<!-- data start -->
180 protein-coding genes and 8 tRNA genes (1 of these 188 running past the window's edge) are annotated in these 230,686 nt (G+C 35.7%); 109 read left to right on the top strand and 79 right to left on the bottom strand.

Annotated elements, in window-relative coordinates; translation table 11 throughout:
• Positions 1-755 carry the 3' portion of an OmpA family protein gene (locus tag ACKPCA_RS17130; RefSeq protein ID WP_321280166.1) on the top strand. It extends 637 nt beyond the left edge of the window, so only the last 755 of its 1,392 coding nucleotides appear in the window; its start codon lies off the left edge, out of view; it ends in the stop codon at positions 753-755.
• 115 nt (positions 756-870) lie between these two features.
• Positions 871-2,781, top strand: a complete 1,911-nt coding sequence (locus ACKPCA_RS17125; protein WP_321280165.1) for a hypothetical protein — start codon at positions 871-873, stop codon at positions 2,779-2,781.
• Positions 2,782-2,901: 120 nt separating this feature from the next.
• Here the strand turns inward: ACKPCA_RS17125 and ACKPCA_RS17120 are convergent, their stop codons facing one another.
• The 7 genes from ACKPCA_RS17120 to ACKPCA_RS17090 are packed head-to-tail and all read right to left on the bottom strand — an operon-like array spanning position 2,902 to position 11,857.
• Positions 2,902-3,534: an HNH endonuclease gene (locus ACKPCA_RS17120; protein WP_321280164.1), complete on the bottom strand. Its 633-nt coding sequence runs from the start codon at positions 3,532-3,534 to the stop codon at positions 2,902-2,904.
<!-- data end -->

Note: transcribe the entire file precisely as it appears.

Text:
180 protein-coding genes and 8 tRNA genes (1 of these 188 running past the window's edge) are annotated in these 230,686 nt (G+C 35.7%); 109 read left to right on the top strand and 79 right to left on the bottom strand.

Annotated elements, in window-relative coordinates; translation table 11 throughout:
• Positions 1-755 carry the 3' portion of an OmpA family protein gene (locus tag ACKPCA_RS17130; RefSeq protein ID WP_321280166.1) on the top strand. It extends 637 nt beyond the left edge of the window, so only the last 755 of its 1,392 coding nucleotides appear in the window; its start codon lies off the left edge, out of view; it ends in the stop codon at positions 753-755.
• 115 nt (positions 756-870) lie between these two features.
• Positions 871-2,781, top strand: a complete 1,911-nt coding sequence (locus ACKPCA_RS17125; protein WP_321280165.1) for a hypothetical protein — start codon at positions 871-873, stop codon at positions 2,779-2,781.
• Positions 2,782-2,901: 120 nt separating this feature from the next.
• Here the strand turns inward: ACKPCA_RS17125 and ACKPCA_RS17120 are convergent, their stop codons facing one another.
• The 7 genes from ACKPCA_RS17120 to ACKPCA_RS17090 are packed head-to-tail and all read right to left on the bottom strand — an operon-like array spanning position 2,902 to position 11,857.
• Positions 2,902-3,534: an HNH endonuclease gene (locus ACKPCA_RS17120; protein WP_321280164.1), complete on the bottom strand. Its 633-nt coding sequence runs from the start codon at positions 3,532-3,534 to the stop codon at positions 2,902-2,904.